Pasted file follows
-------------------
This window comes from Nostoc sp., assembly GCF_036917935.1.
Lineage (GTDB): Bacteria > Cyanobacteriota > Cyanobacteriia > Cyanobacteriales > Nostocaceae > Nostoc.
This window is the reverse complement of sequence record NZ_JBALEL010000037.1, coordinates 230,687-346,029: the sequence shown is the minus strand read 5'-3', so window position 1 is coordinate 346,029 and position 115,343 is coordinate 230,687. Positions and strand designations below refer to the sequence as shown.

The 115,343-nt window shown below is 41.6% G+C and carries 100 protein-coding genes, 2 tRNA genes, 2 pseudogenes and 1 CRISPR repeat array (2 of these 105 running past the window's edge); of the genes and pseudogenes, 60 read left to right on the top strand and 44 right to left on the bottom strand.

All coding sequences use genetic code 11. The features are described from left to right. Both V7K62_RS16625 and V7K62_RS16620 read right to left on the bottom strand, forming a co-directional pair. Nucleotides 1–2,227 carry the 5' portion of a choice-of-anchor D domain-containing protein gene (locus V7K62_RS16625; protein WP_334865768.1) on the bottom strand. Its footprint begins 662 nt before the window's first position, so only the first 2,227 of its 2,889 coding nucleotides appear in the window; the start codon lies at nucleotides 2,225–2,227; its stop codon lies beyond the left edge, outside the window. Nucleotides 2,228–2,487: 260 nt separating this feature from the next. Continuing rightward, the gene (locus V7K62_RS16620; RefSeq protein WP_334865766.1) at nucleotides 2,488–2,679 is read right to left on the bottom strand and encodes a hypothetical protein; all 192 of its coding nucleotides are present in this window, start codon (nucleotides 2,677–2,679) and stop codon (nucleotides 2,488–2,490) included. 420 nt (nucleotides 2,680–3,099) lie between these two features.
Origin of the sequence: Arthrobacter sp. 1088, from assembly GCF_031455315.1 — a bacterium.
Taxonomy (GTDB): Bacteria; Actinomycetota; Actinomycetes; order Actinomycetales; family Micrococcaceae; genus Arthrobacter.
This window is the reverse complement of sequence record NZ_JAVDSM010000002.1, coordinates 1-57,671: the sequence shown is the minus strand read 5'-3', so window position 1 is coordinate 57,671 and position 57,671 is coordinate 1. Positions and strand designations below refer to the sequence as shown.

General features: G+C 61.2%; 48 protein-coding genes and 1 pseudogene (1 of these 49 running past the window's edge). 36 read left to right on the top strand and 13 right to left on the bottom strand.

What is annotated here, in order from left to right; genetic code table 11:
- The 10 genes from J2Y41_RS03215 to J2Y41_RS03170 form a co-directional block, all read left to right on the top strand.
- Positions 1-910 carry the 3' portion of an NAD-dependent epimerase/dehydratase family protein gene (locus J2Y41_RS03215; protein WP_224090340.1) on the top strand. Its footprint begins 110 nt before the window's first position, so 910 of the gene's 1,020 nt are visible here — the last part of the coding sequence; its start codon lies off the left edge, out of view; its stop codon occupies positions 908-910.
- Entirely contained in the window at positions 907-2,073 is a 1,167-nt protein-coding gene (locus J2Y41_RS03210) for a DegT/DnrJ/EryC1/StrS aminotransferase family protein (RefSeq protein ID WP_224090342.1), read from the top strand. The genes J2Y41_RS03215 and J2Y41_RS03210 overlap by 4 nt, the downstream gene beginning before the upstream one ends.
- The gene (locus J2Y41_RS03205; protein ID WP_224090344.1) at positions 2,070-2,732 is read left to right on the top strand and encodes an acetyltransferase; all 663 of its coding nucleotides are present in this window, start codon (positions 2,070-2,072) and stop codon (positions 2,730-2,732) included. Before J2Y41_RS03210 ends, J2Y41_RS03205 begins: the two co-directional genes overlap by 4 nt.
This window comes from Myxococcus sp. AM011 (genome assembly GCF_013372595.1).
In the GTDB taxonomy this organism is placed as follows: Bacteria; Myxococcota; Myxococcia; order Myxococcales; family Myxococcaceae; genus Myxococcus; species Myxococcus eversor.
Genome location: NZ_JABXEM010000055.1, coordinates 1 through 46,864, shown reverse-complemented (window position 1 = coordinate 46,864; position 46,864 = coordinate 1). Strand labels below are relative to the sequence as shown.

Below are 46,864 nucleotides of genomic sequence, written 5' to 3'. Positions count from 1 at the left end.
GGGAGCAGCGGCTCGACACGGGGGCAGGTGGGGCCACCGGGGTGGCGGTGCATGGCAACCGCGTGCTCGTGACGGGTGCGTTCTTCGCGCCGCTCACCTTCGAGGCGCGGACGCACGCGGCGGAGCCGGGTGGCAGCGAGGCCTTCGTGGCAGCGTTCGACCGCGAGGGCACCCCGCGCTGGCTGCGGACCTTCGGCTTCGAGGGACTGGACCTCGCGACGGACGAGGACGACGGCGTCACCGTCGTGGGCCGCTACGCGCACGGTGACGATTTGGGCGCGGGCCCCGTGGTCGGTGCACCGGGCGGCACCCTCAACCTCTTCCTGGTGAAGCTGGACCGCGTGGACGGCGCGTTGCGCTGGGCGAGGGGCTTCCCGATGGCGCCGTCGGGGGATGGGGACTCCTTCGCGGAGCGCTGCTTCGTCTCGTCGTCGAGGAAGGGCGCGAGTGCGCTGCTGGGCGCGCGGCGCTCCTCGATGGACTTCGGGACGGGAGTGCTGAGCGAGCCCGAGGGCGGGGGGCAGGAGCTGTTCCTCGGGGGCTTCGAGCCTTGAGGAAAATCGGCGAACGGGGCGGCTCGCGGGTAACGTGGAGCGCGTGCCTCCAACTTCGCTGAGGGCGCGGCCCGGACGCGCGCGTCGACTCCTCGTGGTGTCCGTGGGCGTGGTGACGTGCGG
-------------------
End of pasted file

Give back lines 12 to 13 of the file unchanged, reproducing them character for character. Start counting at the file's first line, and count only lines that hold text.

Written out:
- Positions 1-910 carry the 3' portion of an NAD-dependent epimerase/dehydratase family protein gene (locus J2Y41_RS03215; protein WP_224090340.1) on the top strand. Its footprint begins 110 nt before the window's first position, so 910 of the gene's 1,020 nt are visible here — the last part of the coding sequence; its start codon lies off the left edge, out of view; its stop codon occupies positions 908-910.
- Entirely contained in the window at positions 907-2,073 is a 1,167-nt protein-coding gene (locus J2Y41_RS03210) for a DegT/DnrJ/EryC1/StrS aminotransferase family protein (RefSeq protein ID WP_224090342.1), read from the top strand. The genes J2Y41_RS03215 and J2Y41_RS03210 overlap by 4 nt, the downstream gene beginning before the upstream one ends.